July 21, 2020: Instagram launches new “Shop” Tab in Explore; Amazon adds live streaming to Influencer Program; Hulu tests self-service ad manager

Here’s what’s worth knowing this week:

Shop Til’ You Drop on Instagram

The Story

Instagram has added a new “Shop” Tab in Explore, allowing for the next phase of on-platform shopping. 

Give me the deets.

Last week, Instagram announced the official roll out of a dedicated Shop page within the Explore tab, making it easier for users to buy from brands and creators directly within a single feed. ICYMI — Instagram Shop was launched earlier this year as “a place to browse products from favorite brands and creators, as well as curated collections published by the Instagram-run @shop account.” Now, within the Explore feed, users will be shown personalized product recommendations based on the accounts they follow and the brands that are using Instagram’s product listings. And, get this — in the coming months, customers will also be able to checkout seamlessly with Facebook Pay. 

Brands looking to get their products featured within the Explore tab can see Instagram’s step-by-step instructions here. 


Instagram is, yet again, making it easier for users to shop within the app — all within the comfort of their homes (no mask required). Of course, the timing of this launch is no mistake. With the surge of online ordering and social media usage among consumers stuck at home during the COVID-19 pandemic, Instagram knows its users are ready to buy, and it’s giving brands a direct avenue to millions of these consumers. What’s in it for Instagram, you may ask? Revenue. To the tune of 5% of each order, to be exact. 

For brands, the introduction of Instagram Shop provides a tremendous opportunity to directly integrate influencer-generated content with sales, reducing friction throughout the buyer journey and further accelerating consumers’ paths-to-purchase. Forget adding “swipe ups” or “link in bio” — Instagram Shop is quite literally consumers’ one-stop-shop for all things shopping on Instagram. 

While there’s no denying Instagram Shop can and will accelerate consumers’ paths-to-purchase, why stop there? In this new ecosystem, brands selling within Instagram Shop will soon become table stakes — much like we’ve seen with influencer-generated content in the main feed. The whole point of Instagram integrating Facebook Pay into Instagram Shop is so that users don’t need to leave the app to complete a purchase. o, as a brand, why make consumers leave the app to find reviews of your product? Brands who really want to capture consumers’ attention (and dollars!) have the opportunity to further ratings, reviews and other forms of social proof (duh – branded influencer content!) into this new, frictionless buyer journey.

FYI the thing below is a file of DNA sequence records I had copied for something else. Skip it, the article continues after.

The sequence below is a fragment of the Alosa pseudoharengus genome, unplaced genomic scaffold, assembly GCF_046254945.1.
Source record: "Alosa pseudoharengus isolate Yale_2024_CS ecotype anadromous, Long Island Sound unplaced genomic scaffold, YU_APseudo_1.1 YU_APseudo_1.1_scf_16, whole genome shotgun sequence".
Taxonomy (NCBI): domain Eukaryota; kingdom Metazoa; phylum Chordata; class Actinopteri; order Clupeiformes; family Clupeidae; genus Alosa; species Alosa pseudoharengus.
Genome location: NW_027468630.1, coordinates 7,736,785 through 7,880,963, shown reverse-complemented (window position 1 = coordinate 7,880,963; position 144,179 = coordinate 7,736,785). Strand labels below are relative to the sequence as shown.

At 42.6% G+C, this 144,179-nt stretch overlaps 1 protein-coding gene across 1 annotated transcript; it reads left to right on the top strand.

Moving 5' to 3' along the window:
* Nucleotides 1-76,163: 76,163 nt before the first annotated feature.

Live, From Amazon

The Story

Amazon has officially added live streaming to its existing Amazon Influencer Program which, up until now, allowed influencers to earn money by pointing followers to their favorite Amazon products through posts on Facebook, Twitter, Instagram and YouTube. 

Back up, tell me about Amazon’s Influencer Program.

First launched in 2017, the Influencer Program was initially part of Amazon’s larger effort to capitalize on the growing trend of influencer marketing as a way to drive sales. Unlike the Amazon Associates program, the Influencer Program requires approval to join and it gives influencers their own page with an Amazon URL to showcase their recommendations. To read more on Amazon’s influencer marketing ecosystem, check out this post.

And now, live streaming?

While video isn’t entirely new to the program, the new live streaming option is focused on its own Amazon Live service. On Amazon Live shows, hosts (who previously weren’t influencers), talk about and demonstrate products (think: Amazon’s take on QVC). Under the video, a carousel guides consumers to purchase the items featured and commissions are paid on products they sell. 

Now, influencers will have the option to use the Amazon Live Creator app to live stream and chat with viewers as they showcase the products to be shopped. Influencers who stream on Amazon Live as part of the new program will have their videos streamed on Amazon Live as well as their own Amazon storefront. As they grow their fan base, they can move up levels from “Rising Star” to “Insider” to “A-List,” with each tier unlocking different rewards. 

What’s Amazon saying?